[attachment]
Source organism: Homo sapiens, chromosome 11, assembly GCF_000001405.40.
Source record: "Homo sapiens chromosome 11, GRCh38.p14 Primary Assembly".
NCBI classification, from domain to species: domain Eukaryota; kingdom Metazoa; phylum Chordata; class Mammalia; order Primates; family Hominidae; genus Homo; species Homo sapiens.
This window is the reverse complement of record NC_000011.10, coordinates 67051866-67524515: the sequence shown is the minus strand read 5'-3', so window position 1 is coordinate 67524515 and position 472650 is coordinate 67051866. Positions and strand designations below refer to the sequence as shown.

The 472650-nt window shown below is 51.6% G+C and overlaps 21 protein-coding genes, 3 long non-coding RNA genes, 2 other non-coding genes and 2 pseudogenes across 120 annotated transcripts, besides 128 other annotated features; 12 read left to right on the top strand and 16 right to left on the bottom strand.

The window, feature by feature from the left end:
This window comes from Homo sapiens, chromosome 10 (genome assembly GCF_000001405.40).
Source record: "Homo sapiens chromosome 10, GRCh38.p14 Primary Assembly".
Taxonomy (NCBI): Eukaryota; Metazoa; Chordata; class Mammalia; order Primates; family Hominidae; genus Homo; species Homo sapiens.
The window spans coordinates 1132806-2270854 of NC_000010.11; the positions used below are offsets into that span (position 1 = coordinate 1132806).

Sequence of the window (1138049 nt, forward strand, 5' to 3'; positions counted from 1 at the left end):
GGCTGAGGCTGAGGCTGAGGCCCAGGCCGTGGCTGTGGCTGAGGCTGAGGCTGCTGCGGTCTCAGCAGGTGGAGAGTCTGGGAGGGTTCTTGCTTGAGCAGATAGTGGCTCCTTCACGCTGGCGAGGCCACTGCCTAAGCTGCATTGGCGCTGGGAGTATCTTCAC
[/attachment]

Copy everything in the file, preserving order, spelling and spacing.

Source organism: Homo sapiens, chromosome 11, assembly GCF_000001405.40.
Source record: "Homo sapiens chromosome 11, GRCh38.p14 Primary Assembly".
NCBI classification, from domain to species: domain Eukaryota; kingdom Metazoa; phylum Chordata; class Mammalia; order Primates; family Hominidae; genus Homo; species Homo sapiens.
This window is the reverse complement of record NC_000011.10, coordinates 67051866-67524515: the sequence shown is the minus strand read 5'-3', so window position 1 is coordinate 67524515 and position 472650 is coordinate 67051866. Positions and strand designations below refer to the sequence as shown.

The 472650-nt window shown below is 51.6% G+C and overlaps 21 protein-coding genes, 3 long non-coding RNA genes, 2 other non-coding genes and 2 pseudogenes across 120 annotated transcripts, besides 128 other annotated features; 12 read left to right on the top strand and 16 right to left on the bottom strand.

The window, feature by feature from the left end:
This window comes from Homo sapiens, chromosome 10 (genome assembly GCF_000001405.40).
Source record: "Homo sapiens chromosome 10, GRCh38.p14 Primary Assembly".
Taxonomy (NCBI): Eukaryota; Metazoa; Chordata; class Mammalia; order Primates; family Hominidae; genus Homo; species Homo sapiens.
The window spans coordinates 1132806-2270854 of NC_000010.11; the positions used below are offsets into that span (position 1 = coordinate 1132806).

Sequence of the window (1138049 nt, forward strand, 5' to 3'; positions counted from 1 at the left end):
GGCTGAGGCTGAGGCTGAGGCCCAGGCCGTGGCTGTGGCTGAGGCTGAGGCTGCTGCGGTCTCAGCAGGTGGAGAGTCTGGGAGGGTTCTTGCTTGAGCAGATAGTGGCTCCTTCACGCTGGCGAGGCCACTGCCTAAGCTGCATTGGCGCTGGGAGTATCTTCAC